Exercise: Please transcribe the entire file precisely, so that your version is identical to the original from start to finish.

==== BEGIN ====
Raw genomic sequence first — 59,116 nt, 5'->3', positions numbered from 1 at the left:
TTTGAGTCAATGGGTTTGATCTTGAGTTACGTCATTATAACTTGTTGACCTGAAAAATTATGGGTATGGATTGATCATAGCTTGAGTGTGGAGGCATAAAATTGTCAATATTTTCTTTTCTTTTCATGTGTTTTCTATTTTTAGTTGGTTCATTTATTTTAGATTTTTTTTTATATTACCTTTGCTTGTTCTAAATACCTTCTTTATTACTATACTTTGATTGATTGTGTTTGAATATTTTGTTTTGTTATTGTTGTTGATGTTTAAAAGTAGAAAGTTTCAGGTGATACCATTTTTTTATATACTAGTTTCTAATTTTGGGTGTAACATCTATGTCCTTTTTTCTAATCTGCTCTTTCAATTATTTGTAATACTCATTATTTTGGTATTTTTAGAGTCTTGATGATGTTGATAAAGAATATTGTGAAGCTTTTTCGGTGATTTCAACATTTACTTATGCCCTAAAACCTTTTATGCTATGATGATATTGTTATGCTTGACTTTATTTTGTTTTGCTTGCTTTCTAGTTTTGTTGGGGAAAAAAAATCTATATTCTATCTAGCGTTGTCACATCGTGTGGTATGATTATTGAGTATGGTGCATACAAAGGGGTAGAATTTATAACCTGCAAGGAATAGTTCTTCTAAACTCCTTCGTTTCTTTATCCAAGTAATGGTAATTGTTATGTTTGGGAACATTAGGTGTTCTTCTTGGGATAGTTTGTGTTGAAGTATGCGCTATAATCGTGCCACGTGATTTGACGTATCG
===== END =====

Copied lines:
Raw genomic sequence first — 59,116 nt, 5'->3', positions numbered from 1 at the left:
TTTGAGTCAATGGGTTTGATCTTGAGTTACGTCATTATAACTTGTTGACCTGAAAAATTATGGGTATGGATTGATCATAGCTTGAGTGTGGAGGCATAAAATTGTCAATATTTTCTTTTCTTTTCATGTGTTTTCTATTTTTAGTTGGTTCATTTATTTTAGATTTTTTTTTATATTACCTTTGCTTGTTCTAAATACCTTCTTTATTACTATACTTTGATTGATTGTGTTTGAATATTTTGTTTTGTTATTGTTGTTGATGTTTAAAAGTAGAAAGTTTCAGGTGATACCATTTTTTTATATACTAGTTTCTAATTTTGGGTGTAACATCTATGTCCTTTTTTCTAATCTGCTCTTTCAATTATTTGTAATACTCATTATTTTGGTATTTTTAGAGTCTTGATGATGTTGATAAAGAATATTGTGAAGCTTTTTCGGTGATTTCAACATTTACTTATGCCCTAAAACCTTTTATGCTATGATGATATTGTTATGCTTGACTTTATTTTGTTTTGCTTGCTTTCTAGTTTTGTTGGGGAAAAAAAATCTATATTCTATCTAGCGTTGTCACATCGTGTGGTATGATTATTGAGTATGGTGCATACAAAGGGGTAGAATTTATAACCTGCAAGGAATAGTTCTTCTAAACTCCTTCGTTTCTTTATCCAAGTAATGGTAATTGTTATGTTTGGGAACATTAGGTGTTCTTCTTGGGATAGTTTGTGTTGAAGTATGCGCTATAATCGTGCCACGTGATTTGACGTATCG